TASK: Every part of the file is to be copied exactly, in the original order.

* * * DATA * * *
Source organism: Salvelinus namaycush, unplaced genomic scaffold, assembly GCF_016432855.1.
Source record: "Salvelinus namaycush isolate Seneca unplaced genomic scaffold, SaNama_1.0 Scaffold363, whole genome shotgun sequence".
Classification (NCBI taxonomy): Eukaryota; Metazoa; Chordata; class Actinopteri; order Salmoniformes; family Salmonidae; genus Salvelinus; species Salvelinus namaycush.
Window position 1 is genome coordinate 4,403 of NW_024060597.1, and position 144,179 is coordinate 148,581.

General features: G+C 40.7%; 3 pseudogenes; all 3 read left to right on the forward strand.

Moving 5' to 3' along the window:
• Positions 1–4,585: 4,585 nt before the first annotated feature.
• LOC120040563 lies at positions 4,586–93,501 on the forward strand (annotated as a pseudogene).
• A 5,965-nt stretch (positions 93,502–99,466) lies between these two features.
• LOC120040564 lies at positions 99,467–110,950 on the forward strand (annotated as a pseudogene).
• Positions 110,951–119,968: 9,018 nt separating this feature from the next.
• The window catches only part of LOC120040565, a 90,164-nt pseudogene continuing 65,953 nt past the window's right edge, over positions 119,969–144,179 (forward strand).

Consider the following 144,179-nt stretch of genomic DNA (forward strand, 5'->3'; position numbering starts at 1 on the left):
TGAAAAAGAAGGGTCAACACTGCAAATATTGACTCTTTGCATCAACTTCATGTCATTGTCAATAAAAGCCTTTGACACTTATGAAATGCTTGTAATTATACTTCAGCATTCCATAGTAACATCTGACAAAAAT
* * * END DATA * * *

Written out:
Source organism: Salvelinus namaycush, unplaced genomic scaffold, assembly GCF_016432855.1.
Source record: "Salvelinus namaycush isolate Seneca unplaced genomic scaffold, SaNama_1.0 Scaffold363, whole genome shotgun sequence".
Classification (NCBI taxonomy): Eukaryota; Metazoa; Chordata; class Actinopteri; order Salmoniformes; family Salmonidae; genus Salvelinus; species Salvelinus namaycush.
Window position 1 is genome coordinate 4,403 of NW_024060597.1, and position 144,179 is coordinate 148,581.

General features: G+C 40.7%; 3 pseudogenes; all 3 read left to right on the forward strand.

Moving 5' to 3' along the window:
• Positions 1–4,585: 4,585 nt before the first annotated feature.
• LOC120040563 lies at positions 4,586–93,501 on the forward strand (annotated as a pseudogene).
• A 5,965-nt stretch (positions 93,502–99,466) lies between these two features.
• LOC120040564 lies at positions 99,467–110,950 on the forward strand (annotated as a pseudogene).
• Positions 110,951–119,968: 9,018 nt separating this feature from the next.
• The window catches only part of LOC120040565, a 90,164-nt pseudogene continuing 65,953 nt past the window's right edge, over positions 119,969–144,179 (forward strand).

Consider the following 144,179-nt stretch of genomic DNA (forward strand, 5'->3'; position numbering starts at 1 on the left):
TGAAAAAGAAGGGTCAACACTGCAAATATTGACTCTTTGCATCAACTTCATGTCATTGTCAATAAAAGCCTTTGACACTTATGAAATGCTTGTAATTATACTTCAGCATTCCATAGTAACATCTGACAAAAAT